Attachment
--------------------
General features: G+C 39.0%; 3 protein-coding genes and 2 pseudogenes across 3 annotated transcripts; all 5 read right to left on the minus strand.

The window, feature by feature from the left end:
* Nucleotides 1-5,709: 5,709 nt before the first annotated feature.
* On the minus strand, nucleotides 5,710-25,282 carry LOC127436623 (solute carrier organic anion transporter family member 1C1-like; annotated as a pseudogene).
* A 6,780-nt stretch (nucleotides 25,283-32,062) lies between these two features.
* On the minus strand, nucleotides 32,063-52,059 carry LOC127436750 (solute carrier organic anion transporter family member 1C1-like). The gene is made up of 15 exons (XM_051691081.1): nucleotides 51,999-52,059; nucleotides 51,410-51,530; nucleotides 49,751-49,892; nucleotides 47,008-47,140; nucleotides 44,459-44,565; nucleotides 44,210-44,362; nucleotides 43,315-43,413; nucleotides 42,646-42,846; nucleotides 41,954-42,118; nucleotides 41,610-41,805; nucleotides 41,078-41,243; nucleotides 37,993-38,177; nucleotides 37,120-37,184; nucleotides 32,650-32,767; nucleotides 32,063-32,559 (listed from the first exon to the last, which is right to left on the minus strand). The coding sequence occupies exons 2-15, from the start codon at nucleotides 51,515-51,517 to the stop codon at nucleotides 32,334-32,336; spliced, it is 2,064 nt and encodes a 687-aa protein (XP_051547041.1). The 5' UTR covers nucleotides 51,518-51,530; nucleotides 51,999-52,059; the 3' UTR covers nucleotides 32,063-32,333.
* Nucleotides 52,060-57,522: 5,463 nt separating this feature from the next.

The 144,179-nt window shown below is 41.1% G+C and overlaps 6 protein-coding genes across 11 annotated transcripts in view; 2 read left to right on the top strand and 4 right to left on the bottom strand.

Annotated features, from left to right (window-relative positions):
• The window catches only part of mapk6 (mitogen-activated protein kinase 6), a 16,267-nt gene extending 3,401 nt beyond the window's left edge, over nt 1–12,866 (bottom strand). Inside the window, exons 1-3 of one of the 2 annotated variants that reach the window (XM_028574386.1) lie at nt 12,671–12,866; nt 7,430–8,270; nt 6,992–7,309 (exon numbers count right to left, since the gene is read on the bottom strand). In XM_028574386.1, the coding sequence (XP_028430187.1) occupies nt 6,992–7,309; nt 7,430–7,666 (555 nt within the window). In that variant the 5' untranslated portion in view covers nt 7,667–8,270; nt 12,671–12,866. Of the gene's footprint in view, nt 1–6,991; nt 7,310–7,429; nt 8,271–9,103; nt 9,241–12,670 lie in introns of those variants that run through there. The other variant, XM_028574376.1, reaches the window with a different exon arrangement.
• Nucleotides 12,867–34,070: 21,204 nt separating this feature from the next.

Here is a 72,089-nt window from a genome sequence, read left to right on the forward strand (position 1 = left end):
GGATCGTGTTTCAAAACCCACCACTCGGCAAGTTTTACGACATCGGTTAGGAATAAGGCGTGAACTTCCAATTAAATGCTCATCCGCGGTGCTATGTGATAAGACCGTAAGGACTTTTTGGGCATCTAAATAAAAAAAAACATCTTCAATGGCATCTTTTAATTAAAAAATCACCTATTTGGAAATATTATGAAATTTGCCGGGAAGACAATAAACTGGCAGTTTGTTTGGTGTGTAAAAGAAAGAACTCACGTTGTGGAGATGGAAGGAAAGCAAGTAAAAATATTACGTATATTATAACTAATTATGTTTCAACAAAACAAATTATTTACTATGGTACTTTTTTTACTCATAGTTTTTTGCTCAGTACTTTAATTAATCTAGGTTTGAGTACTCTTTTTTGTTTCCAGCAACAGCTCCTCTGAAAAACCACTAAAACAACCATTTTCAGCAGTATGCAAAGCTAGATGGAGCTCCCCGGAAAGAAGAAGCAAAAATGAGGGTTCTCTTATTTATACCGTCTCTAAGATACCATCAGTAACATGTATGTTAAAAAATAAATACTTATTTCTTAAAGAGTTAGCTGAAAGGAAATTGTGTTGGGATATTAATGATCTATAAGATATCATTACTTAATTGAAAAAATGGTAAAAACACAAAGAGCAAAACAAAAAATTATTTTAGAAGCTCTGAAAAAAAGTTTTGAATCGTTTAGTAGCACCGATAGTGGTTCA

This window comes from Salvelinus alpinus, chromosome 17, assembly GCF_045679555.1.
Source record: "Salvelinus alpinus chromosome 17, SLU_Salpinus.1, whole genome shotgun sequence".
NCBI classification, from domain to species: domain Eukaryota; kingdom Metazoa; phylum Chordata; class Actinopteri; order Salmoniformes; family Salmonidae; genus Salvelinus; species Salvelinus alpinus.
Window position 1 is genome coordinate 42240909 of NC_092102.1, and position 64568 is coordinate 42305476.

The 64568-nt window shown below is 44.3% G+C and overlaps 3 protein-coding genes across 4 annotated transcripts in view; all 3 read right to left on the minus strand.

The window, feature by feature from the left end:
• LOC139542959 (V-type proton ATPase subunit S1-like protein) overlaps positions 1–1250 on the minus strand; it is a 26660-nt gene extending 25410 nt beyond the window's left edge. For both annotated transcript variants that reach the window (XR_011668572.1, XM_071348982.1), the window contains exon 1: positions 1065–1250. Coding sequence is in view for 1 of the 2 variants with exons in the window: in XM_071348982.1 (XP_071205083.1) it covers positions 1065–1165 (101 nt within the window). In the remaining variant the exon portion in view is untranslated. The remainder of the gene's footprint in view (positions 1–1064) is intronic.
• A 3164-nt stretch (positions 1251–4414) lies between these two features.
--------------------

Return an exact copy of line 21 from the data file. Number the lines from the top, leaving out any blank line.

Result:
• A 3164-nt stretch (positions 1251–4414) lies between these two features.